Sing Happy Birthday in Public

Go ahead. Sing Happy Birthday in a public setting. In order to do so, you’ll have to pay a subsidiary of AOL Time Warner royalty fees. Why? Because AOL Time Warner owns the copyright to Happy Birthday and because today the Supreme Court has ruled that the Sonny Bono Copyright Term Extension Act of 1998 is, in fact, Constitutionally sound. The law extended protection from life of the author plus fifty years to life of the author plus seventy years. This not only applies to newly granted copyrights but also previously granted ones as well.

This means you can’t sing God Bless America in public until 2064 without playing a royalty. You can’t sing Happy Birthday until 2010.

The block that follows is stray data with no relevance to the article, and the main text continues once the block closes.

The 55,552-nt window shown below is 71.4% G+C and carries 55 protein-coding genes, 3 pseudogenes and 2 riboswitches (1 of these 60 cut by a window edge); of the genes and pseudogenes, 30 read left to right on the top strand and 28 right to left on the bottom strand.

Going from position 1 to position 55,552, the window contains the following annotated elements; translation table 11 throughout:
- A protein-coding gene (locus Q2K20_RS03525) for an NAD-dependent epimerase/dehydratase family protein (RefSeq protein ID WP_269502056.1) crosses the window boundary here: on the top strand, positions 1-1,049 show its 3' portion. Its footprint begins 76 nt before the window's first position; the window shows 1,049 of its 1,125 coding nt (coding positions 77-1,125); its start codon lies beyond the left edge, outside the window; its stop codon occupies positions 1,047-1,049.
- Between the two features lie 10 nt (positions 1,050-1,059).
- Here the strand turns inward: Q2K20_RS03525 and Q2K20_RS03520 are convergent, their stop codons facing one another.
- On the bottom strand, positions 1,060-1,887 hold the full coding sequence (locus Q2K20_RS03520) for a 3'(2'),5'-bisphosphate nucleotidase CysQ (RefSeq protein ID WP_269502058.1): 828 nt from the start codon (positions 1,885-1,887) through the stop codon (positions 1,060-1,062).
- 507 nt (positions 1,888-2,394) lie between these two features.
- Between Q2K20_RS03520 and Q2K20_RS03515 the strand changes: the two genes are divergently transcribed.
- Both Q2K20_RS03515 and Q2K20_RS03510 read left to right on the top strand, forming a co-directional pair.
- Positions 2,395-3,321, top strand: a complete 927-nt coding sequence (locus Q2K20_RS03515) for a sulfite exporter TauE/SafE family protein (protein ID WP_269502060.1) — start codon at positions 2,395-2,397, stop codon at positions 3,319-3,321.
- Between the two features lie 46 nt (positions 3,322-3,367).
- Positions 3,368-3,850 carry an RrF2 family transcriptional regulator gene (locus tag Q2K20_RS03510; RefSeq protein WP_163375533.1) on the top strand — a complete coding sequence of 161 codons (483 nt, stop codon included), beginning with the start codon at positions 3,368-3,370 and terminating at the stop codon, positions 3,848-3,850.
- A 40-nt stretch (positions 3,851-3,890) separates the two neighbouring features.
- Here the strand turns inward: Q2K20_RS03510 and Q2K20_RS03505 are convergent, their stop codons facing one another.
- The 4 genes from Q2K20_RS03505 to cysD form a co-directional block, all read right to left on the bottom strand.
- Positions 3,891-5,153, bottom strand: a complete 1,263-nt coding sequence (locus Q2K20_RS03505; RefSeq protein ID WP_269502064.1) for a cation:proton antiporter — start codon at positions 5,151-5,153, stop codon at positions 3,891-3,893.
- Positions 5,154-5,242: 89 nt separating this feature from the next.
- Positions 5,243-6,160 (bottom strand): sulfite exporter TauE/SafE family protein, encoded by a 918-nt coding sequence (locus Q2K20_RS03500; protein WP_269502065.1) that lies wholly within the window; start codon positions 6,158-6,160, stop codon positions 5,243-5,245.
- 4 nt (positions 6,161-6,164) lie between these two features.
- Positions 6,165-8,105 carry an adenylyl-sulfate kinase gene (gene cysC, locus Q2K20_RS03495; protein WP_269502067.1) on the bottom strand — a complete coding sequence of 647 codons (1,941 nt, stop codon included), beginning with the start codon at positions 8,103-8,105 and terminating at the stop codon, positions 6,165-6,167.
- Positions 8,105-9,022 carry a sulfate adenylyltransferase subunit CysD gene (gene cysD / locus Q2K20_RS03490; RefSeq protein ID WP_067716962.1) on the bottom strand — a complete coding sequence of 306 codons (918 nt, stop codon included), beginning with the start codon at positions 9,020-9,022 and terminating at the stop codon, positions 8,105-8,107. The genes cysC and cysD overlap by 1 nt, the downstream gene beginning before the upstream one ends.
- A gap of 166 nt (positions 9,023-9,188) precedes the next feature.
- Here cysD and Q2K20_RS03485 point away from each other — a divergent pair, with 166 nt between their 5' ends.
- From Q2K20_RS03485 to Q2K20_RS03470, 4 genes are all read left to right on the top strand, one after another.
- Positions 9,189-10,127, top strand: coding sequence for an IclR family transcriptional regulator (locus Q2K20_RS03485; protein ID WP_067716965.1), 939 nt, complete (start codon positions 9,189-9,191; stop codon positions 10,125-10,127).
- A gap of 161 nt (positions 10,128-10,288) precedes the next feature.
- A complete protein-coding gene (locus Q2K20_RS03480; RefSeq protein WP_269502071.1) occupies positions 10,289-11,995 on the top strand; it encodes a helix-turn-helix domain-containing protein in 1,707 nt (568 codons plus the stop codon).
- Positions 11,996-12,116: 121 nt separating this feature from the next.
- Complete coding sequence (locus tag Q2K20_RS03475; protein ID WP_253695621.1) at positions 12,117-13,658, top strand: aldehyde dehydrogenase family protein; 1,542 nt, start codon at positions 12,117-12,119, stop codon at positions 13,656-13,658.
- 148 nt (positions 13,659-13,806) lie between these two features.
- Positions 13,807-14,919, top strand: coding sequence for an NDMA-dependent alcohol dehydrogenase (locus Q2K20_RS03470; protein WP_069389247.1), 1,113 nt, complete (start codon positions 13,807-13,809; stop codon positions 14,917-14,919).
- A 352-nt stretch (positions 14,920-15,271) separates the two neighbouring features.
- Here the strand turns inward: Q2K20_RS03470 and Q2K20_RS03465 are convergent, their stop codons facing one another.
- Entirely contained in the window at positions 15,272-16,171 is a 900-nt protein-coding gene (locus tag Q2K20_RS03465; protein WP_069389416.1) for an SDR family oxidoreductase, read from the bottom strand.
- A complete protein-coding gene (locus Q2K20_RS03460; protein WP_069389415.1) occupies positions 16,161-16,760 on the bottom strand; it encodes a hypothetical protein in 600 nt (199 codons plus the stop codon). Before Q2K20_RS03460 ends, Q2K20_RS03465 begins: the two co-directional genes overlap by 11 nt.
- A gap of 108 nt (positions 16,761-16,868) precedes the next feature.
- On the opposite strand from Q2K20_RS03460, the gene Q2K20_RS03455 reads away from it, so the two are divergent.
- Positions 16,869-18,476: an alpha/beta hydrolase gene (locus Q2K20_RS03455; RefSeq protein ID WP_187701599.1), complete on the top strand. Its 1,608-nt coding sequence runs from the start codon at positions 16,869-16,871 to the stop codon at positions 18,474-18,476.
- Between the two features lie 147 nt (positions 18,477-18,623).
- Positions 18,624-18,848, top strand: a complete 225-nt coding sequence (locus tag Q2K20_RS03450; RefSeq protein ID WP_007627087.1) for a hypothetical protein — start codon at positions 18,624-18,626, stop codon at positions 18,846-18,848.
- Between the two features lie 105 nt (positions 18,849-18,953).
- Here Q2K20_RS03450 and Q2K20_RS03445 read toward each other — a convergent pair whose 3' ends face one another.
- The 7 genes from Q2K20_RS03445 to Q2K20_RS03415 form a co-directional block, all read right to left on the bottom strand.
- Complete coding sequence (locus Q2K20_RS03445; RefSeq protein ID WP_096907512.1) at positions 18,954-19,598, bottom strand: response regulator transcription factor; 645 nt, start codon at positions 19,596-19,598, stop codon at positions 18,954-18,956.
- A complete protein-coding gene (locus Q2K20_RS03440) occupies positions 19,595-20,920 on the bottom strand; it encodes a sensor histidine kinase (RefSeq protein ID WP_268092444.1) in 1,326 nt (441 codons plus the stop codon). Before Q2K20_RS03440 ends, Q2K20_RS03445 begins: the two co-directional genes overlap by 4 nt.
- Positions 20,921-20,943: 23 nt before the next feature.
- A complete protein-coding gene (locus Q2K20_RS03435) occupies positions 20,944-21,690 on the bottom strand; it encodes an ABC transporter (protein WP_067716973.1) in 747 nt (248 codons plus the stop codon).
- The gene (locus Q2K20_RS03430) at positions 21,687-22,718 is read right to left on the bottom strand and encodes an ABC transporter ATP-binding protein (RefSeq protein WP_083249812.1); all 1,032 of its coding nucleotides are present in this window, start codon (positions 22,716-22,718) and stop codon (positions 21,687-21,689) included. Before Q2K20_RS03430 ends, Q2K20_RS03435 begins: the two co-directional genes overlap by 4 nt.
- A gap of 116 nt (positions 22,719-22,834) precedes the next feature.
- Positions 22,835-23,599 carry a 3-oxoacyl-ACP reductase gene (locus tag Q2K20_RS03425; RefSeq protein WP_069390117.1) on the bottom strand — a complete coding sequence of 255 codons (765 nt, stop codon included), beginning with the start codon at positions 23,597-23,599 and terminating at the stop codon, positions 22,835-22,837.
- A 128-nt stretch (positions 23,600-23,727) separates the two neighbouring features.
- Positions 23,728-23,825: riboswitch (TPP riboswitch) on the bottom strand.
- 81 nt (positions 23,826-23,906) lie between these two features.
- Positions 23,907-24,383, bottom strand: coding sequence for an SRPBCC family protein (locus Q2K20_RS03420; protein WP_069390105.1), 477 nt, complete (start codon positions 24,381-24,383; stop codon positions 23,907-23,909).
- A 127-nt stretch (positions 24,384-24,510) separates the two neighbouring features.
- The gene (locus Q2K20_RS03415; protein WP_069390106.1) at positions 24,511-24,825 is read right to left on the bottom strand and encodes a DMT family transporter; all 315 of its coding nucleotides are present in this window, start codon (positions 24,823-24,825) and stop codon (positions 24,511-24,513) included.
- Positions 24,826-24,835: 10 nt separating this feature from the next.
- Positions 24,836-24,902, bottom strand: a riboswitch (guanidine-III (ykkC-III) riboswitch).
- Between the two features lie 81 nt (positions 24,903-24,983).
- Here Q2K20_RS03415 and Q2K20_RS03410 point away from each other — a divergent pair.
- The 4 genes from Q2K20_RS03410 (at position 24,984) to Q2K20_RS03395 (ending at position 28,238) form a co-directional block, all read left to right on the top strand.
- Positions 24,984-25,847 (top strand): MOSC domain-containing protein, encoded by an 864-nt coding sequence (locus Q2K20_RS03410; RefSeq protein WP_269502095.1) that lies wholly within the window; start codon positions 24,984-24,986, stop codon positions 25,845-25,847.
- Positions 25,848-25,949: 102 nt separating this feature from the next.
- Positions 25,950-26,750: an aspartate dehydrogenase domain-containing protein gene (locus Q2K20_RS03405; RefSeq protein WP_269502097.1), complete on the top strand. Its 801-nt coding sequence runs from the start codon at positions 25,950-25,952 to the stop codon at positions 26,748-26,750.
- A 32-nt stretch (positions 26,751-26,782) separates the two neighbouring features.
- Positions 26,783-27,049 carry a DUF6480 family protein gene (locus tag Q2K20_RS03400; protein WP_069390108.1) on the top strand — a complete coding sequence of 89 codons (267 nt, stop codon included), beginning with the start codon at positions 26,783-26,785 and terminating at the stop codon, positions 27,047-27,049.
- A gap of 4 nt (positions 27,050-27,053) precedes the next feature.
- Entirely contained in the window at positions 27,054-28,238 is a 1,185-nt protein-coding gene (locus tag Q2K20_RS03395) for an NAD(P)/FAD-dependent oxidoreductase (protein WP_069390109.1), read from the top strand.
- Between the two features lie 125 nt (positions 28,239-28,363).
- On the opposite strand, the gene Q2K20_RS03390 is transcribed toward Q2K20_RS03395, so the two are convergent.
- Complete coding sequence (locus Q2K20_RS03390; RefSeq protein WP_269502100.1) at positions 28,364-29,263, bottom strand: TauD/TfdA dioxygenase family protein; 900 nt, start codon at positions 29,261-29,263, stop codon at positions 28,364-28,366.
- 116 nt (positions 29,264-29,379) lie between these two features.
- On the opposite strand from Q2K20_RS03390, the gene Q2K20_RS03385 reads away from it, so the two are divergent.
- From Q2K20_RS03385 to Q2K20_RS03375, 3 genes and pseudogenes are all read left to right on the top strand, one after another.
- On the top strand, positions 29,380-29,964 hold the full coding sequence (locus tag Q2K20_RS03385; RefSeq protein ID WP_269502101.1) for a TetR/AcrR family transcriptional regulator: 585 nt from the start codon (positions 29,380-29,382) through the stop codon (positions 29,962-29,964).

Disney and other major corporations lobbied very hard to have this bill passed. The earliest images of Mickey Mouse, Steamboat Willey, were set to come out from the monopoly granted by copyright and into the public domain.

The real tragedy here is that now a great deal of works set to come into the public domain will no longer be able to do so. Our ability to archive and preserve parts of American culture and history has been severely hampered. We, every single American, has lost out on our own cultural heritage.

For more info see… – the case that was actually decided today.
The Majority opinion from the Court
Justice Stevens’ dissent
Justice Breyer’s dissent
This helpful copyright timeline